From License to Grill, by Chris Schlesinger and John Willoughby.


  1. Choose the right candidate and make sure it's really fresh. If you're grilling one whole fish per person (which is the best plan), you should look for fish that weighs between 1-1/4 and 2 pounds. Any larger than that, and you'll have trouble flipping them.
  2. Start with a big hot fire and let it die down, catching it just as it turns from medium-hot to medium.
  3. Make sure your grill grid is hot and clean. The best way to do this is to put the grid over the coals just after you light the fire, scrub it well with your wire brush, and then leave it on as the fire heats up and dies down.
  4. Oil the fish very lightly before you grill it, and make several horizontal slashes about 1" deep in the sides of the fish -- these will help it cook more evenly and also make it easier to tell when the fish is cooked properly.
  5. Lay the fish over the fire and don't fool with it for 4 or 5 minutes. You want a good sear to form between the fish and the grill, which makes it easier to turn when the time comes.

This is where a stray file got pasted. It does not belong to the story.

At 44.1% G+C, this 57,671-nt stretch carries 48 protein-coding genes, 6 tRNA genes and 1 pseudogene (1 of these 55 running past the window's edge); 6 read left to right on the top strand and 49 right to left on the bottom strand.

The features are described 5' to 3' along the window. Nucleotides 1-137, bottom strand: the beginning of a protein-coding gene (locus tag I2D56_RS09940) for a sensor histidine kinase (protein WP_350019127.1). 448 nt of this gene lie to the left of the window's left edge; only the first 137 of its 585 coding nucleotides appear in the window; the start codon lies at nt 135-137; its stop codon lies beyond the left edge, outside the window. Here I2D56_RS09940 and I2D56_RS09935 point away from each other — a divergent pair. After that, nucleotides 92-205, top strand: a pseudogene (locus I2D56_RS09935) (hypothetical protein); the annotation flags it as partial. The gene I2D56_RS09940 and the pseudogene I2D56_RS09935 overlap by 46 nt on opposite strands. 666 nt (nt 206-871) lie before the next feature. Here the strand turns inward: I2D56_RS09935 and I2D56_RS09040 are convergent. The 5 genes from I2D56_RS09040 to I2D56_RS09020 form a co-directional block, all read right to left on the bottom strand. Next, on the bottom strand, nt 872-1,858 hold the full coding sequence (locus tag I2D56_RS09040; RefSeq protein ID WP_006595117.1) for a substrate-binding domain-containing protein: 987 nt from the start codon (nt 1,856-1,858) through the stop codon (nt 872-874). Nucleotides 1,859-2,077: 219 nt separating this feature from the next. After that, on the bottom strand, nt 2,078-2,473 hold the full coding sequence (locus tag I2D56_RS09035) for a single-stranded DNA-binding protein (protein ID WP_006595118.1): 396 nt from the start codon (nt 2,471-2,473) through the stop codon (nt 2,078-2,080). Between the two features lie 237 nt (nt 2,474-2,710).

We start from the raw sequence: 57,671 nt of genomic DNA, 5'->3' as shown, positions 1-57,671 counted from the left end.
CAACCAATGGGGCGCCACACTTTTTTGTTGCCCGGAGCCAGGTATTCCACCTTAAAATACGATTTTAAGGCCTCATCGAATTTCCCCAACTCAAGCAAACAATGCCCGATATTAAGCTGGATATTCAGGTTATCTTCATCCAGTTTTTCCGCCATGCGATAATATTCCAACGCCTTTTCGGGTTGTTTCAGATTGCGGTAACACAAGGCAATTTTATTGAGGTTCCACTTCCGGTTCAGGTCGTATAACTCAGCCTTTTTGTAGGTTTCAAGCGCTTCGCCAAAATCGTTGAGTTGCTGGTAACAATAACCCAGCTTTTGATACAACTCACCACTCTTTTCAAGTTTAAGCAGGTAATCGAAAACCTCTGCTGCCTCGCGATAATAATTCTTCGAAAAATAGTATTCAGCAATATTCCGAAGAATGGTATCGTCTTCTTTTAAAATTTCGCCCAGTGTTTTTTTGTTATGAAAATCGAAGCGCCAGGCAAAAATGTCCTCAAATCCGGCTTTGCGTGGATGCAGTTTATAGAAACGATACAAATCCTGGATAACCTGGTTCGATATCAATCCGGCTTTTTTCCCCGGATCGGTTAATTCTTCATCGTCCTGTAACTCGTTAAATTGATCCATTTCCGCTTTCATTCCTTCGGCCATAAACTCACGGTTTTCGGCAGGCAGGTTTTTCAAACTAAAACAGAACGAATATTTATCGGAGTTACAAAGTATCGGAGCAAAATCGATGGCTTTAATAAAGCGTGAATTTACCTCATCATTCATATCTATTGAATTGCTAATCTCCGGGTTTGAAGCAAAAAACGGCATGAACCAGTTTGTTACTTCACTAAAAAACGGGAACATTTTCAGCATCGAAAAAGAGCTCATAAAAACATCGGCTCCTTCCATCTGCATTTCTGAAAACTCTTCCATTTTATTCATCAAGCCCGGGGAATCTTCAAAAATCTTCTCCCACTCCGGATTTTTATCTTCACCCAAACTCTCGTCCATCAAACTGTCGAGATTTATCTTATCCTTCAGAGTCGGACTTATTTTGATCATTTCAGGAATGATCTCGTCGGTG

6. After 4 or 5 minutes, use your tongs to sort of worry the fish free of the grill surface, Don't turn it at this point, just clear it from the grill.
  7. Continue to cook on that first side as long as possible, until it's just in danger of getting overdone on that side. At that point, roll it over gently ­ don't flip it, just roll it, as you would a sleeping bed partner. This is the only time you'll be turning the fish.
  8. If the fish should rip apart when you are moving it, it's time to bail. Get a spatula, lift the pieces off the grill and onto a baking sheet, and finish it in a 350 degree oven, It will still taste great, but the presentation is going to suffer.
  9. To check for doneness, probe around in the slits you made in the side of the fish. The flesh should be almost completely opaque with just a hint of translucence. Remove from the grill and eat immediately: you have arrived.